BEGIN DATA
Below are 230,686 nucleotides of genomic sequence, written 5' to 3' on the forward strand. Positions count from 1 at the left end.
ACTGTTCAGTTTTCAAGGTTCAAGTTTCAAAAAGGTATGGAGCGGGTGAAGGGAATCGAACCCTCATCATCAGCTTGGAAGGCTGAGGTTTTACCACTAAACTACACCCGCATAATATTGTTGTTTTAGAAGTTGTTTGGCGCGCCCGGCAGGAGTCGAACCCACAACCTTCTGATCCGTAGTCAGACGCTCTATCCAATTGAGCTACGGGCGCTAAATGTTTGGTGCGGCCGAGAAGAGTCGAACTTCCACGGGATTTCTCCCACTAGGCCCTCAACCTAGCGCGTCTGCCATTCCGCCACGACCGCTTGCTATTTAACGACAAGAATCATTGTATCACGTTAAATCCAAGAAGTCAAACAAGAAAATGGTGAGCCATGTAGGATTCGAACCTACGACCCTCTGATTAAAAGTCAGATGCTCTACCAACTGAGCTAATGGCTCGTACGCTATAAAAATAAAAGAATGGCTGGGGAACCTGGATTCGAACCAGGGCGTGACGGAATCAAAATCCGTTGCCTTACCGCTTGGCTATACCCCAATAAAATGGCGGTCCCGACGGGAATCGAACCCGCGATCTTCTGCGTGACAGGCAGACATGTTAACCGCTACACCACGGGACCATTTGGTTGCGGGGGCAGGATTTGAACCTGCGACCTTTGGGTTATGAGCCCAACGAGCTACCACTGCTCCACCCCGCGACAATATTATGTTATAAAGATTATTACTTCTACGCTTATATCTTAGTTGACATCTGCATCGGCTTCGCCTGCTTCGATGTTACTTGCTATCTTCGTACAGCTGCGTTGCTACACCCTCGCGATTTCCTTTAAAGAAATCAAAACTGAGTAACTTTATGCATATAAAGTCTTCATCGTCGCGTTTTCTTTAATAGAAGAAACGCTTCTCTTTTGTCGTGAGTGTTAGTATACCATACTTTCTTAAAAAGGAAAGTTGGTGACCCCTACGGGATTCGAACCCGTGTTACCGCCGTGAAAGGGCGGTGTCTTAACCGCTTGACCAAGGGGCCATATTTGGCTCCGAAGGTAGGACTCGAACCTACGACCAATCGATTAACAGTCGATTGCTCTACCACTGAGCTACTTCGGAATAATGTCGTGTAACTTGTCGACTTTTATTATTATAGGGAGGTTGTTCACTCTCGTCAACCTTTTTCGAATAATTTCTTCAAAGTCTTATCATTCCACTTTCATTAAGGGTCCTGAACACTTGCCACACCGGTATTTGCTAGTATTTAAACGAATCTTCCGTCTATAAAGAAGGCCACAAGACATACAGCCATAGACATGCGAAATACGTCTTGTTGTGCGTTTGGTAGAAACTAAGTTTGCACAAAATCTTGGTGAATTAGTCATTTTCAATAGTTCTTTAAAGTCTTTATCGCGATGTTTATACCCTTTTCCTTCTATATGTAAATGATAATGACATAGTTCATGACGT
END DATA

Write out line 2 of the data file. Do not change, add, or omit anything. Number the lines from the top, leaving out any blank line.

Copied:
ACTGTTCAGTTTTCAAGGTTCAAGTTTCAAAAAGGTATGGAGCGGGTGAAGGGAATCGAACCCTCATCATCAGCTTGGAAGGCTGAGGTTTTACCACTAAACTACACCCGCATAATATTGTTGTTTTAGAAGTTGTTTGGCGCGCCCGGCAGGAGTCGAACCCACAACCTTCTGATCCGTAGTCAGACGCTCTATCCAATTGAGCTACGGGCGCTAAATGTTTGGTGCGGCCGAGAAGAGTCGAACTTCCACGGGATTTCTCCCACTAGGCCCTCAACCTAGCGCGTCTGCCATTCCGCCACGACCGCTTGCTATTTAACGACAAGAATCATTGTATCACGTTAAATCCAAGAAGTCAAACAAGAAAATGGTGAGCCATGTAGGATTCGAACCTACGACCCTCTGATTAAAAGTCAGATGCTCTACCAACTGAGCTAATGGCTCGTACGCTATAAAAATAAAAGAATGGCTGGGGAACCTGGATTCGAACCAGGGCGTGACGGAATCAAAATCCGTTGCCTTACCGCTTGGCTATACCCCAATAAAATGGCGGTCCCGACGGGAATCGAACCCGCGATCTTCTGCGTGACAGGCAGACATGTTAACCGCTACACCACGGGACCATTTGGTTGCGGGGGCAGGATTTGAACCTGCGACCTTTGGGTTATGAGCCCAACGAGCTACCACTGCTCCACCCCGCGACAATATTATGTTATAAAGATTATTACTTCTACGCTTATATCTTAGTTGACATCTGCATCGGCTTCGCCTGCTTCGATGTTACTTGCTATCTTCGTACAGCTGCGTTGCTACACCCTCGCGATTTCCTTTAAAGAAATCAAAACTGAGTAACTTTATGCATATAAAGTCTTCATCGTCGCGTTTTCTTTAATAGAAGAAACGCTTCTCTTTTGTCGTGAGTGTTAGTATACCATACTTTCTTAAAAAGGAAAGTTGGTGACCCCTACGGGATTCGAACCCGTGTTACCGCCGTGAAAGGGCGGTGTCTTAACCGCTTGACCAAGGGGCCATATTTGGCTCCGAAGGTAGGACTCGAACCTACGACCAATCGATTAACAGTCGATTGCTCTACCACTGAGCTACTTCGGAATAATGTCGTGTAACTTGTCGACTTTTATTATTATAGGGAGGTTGTTCACTCTCGTCAACCTTTTTCGAATAATTTCTTCAAAGTCTTATCATTCCACTTTCATTAAGGGTCCTGAACACTTGCCACACCGGTATTTGCTAGTATTTAAACGAATCTTCCGTCTATAAAGAAGGCCACAAGACATACAGCCATAGACATGCGAAATACGTCTTGTTGTGCGTTTGGTAGAAACTAAGTTTGCACAAAATCTTGGTGAATTAGTCATTTTCAATAGTTCTTTAAAGTCTTTATCGCGATGTTTATACCCTTTTCCTTCTATATGTAAATGATAATGACATAGTTCATGACGT